A term coined by Justin B. Rye in his essay "Star Trek: Mark Two
", which points out various inconsistencies in Star Trek
and ways of avoiding them for a hypothetical remake.
Oneshot Revisionism occurs when a writer notices an illogical trope or plot device and attempts to avert it. More often than not, the attempt only draws further attention to the illogic of the convention - "if X didn't happen here because of Y and Z, why does it happen every other time?" - and at the same time makes it harder for other writers to Hand Wave
the whole thing away. Especially bad when the plot device in question has been used multiple times in the same Canon
where the one-shot revision is set.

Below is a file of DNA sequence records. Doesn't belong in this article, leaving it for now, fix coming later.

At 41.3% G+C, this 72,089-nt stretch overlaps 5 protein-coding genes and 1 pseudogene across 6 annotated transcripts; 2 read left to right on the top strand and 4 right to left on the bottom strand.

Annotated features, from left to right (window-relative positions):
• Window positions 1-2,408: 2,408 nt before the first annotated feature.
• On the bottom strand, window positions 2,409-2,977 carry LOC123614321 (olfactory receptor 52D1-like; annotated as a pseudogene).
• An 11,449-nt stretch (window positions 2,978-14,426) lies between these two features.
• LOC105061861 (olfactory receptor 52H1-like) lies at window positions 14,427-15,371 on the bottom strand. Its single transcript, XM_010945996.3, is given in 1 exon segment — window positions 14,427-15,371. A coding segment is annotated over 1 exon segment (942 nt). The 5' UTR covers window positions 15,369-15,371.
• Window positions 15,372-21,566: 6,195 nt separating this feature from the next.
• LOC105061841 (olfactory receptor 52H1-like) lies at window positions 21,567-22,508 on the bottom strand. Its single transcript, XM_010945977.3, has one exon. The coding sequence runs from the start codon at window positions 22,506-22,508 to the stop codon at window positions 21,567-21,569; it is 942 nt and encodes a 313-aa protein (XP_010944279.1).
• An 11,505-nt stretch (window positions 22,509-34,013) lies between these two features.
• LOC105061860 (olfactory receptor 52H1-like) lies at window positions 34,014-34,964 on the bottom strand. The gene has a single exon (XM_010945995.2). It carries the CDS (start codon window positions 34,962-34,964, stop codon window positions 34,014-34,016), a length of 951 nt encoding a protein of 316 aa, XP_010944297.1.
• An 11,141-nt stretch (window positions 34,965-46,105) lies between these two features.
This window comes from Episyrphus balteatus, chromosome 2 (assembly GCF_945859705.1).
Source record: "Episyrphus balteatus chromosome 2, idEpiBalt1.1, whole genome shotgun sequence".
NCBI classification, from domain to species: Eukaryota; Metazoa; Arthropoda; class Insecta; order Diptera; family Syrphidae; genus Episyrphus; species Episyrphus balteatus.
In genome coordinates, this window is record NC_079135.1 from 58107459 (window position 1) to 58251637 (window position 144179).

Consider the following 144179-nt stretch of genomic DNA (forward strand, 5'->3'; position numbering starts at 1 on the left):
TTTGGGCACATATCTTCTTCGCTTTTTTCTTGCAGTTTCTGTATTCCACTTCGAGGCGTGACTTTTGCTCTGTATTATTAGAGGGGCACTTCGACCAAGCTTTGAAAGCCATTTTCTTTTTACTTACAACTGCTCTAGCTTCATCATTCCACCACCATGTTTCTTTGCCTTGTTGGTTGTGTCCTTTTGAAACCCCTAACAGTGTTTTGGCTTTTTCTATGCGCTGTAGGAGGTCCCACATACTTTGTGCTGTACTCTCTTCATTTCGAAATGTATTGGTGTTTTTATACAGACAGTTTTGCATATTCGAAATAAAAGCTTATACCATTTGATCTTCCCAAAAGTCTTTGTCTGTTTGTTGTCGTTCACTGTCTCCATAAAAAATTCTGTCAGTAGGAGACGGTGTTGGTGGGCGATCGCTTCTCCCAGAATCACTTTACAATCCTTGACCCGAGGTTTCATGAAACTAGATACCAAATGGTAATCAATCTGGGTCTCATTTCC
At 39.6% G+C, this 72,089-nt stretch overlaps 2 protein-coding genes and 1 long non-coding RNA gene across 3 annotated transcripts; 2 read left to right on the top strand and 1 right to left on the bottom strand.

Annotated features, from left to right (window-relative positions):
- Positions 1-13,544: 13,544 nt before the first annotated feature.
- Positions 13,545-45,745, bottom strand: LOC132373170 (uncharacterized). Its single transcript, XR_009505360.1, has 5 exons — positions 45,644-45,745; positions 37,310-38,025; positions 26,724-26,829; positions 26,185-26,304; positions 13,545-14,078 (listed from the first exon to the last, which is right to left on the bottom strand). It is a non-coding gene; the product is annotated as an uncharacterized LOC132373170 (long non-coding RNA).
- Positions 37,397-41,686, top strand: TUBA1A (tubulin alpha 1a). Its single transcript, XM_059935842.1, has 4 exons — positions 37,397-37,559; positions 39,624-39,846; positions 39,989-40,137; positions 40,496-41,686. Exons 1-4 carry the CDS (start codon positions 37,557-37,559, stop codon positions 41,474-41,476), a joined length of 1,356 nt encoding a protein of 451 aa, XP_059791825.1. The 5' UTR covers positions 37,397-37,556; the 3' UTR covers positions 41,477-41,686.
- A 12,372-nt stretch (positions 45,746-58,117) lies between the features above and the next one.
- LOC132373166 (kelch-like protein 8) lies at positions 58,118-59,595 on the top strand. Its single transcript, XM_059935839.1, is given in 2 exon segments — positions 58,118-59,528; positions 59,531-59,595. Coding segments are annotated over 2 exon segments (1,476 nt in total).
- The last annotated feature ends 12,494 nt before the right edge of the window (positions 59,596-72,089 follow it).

The important thing about Oneshot Revisionism is that it works
; generally the only problem with it is that it draws attention to all the other times it theoretically could and should have been used but wasn't. This distinguishes it from a Voodoo Shark
, which doesn't even work on its own terms.
- From Star Trek, taken from the aforementioned essay:
- The "Kirk Maneuver" in the second movie: a ship "diving" and then "resurfacing" before the attack. It's a clumsy break from the 2-D Space convention, still unconvincing (why resurface?), and making it impossible to just discount 2-D Space as a TV convention that doesn't reflect how the space battles "really" went.
- In the sixth movie, there is the one time when a ship loses artificial gravity. Which only highlights the fact that it breaks much more rarely than it should.